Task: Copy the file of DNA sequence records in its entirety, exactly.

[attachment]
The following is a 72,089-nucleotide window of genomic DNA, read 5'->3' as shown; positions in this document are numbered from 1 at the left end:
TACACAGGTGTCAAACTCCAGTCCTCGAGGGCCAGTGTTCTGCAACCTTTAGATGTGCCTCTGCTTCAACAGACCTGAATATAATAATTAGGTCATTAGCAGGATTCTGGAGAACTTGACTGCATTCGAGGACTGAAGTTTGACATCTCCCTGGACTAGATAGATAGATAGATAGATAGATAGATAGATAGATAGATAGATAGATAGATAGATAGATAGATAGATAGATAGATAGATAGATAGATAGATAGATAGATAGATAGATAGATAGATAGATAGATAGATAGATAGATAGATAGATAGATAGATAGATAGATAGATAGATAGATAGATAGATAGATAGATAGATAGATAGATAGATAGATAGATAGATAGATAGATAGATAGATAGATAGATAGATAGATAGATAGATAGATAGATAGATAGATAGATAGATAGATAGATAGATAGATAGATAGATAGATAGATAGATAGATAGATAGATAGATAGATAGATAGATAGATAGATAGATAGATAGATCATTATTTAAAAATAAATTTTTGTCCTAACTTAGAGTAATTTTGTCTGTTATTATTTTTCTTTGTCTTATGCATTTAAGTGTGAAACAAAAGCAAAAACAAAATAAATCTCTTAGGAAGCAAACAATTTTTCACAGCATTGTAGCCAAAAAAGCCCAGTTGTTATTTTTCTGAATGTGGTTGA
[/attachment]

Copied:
The following is a 72,089-nucleotide window of genomic DNA, read 5'->3' as shown; positions in this document are numbered from 1 at the left end:
TACACAGGTGTCAAACTCCAGTCCTCGAGGGCCAGTGTTCTGCAACCTTTAGATGTGCCTCTGCTTCAACAGACCTGAATATAATAATTAGGTCATTAGCAGGATTCTGGAGAACTTGACTGCATTCGAGGACTGAAGTTTGACATCTCCCTGGACTAGATAGATAGATAGATAGATAGATAGATAGATAGATAGATAGATAGATAGATAGATAGATAGATAGATAGATAGATAGATAGATAGATAGATAGATAGATAGATAGATAGATAGATAGATAGATAGATAGATAGATAGATAGATAGATAGATAGATAGATAGATAGATAGATAGATAGATAGATAGATAGATAGATAGATAGATAGATAGATAGATAGATAGATAGATAGATAGATAGATAGATAGATAGATAGATAGATAGATAGATAGATAGATAGATAGATAGATAGATAGATAGATAGATAGATAGATAGATAGATAGATAGATAGATAGATAGATAGATAGATAGATAGATAGATAGATCATTATTTAAAAATAAATTTTTGTCCTAACTTAGAGTAATTTTGTCTGTTATTATTTTTCTTTGTCTTATGCATTTAAGTGTGAAACAAAAGCAAAAACAAAATAAATCTCTTAGGAAGCAAACAATTTTTCACAGCATTGTAGCCAAAAAAGCCCAGTTGTTATTTTTCTGAATGTGGTTGA